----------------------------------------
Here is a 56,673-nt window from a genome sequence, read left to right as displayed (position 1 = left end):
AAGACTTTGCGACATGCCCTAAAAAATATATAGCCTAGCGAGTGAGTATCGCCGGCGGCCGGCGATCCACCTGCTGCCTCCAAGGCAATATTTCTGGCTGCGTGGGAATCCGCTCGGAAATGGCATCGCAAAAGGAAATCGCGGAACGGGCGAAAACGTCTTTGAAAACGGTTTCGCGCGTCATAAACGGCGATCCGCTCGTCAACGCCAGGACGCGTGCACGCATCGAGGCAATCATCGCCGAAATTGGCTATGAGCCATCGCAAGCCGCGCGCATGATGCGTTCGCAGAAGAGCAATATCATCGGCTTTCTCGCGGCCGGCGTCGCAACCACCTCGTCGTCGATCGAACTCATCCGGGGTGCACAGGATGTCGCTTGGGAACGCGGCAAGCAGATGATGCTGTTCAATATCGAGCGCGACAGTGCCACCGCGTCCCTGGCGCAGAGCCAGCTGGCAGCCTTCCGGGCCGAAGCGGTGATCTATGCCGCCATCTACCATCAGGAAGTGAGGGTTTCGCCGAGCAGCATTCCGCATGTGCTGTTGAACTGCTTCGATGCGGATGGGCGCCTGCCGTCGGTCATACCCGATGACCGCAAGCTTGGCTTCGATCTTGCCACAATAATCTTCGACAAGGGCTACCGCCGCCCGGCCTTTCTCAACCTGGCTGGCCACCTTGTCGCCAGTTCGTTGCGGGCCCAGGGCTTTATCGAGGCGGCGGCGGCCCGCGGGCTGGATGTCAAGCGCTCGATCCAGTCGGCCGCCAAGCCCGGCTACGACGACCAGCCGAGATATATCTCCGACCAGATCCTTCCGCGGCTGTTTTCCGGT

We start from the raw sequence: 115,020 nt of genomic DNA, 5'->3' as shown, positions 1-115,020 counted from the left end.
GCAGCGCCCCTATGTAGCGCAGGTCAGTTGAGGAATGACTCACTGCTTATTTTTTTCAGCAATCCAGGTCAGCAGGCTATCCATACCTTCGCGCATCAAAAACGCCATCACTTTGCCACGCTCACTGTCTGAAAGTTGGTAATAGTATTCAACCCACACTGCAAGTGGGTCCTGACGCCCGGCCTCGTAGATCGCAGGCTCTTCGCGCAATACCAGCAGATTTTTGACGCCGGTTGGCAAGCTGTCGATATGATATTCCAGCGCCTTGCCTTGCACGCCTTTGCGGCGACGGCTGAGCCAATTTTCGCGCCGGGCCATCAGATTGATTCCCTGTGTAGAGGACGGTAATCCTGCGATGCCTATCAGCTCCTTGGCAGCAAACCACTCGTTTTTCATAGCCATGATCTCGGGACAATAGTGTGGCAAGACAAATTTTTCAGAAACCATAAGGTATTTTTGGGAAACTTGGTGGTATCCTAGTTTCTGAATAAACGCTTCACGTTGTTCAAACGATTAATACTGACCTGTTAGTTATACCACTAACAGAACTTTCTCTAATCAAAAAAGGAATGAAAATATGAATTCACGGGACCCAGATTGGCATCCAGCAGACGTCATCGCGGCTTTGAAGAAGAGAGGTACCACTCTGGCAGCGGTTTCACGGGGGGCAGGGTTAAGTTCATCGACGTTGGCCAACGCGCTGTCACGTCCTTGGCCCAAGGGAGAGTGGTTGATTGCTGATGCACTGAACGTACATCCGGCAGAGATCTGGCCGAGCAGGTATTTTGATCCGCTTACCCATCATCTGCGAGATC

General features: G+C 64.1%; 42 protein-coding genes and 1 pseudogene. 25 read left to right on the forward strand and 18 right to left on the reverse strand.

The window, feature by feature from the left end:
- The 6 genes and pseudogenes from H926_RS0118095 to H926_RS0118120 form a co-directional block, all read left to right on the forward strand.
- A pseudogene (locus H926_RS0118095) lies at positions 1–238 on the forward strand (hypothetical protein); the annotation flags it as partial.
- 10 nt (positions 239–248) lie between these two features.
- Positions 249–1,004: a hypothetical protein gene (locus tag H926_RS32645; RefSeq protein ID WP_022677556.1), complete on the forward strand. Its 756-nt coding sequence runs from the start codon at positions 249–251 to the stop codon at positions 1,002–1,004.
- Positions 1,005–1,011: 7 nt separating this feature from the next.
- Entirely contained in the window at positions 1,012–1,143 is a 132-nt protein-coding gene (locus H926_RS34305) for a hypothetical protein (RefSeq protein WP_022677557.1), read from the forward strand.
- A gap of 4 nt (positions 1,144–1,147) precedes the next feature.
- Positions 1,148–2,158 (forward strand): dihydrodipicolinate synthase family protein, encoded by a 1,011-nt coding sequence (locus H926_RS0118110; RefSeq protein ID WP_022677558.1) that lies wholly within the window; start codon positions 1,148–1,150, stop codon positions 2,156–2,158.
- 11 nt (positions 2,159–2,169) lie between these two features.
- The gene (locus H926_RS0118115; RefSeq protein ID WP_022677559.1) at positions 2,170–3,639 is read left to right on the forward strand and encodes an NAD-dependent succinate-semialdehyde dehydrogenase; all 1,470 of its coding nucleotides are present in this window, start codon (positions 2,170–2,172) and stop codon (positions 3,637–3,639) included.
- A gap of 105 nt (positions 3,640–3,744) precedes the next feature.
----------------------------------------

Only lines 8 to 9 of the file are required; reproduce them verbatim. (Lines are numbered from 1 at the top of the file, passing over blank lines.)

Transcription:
- A pseudogene (locus H926_RS0118095) lies at positions 1–238 on the forward strand (hypothetical protein); the annotation flags it as partial.
- 10 nt (positions 239–248) lie between these two features.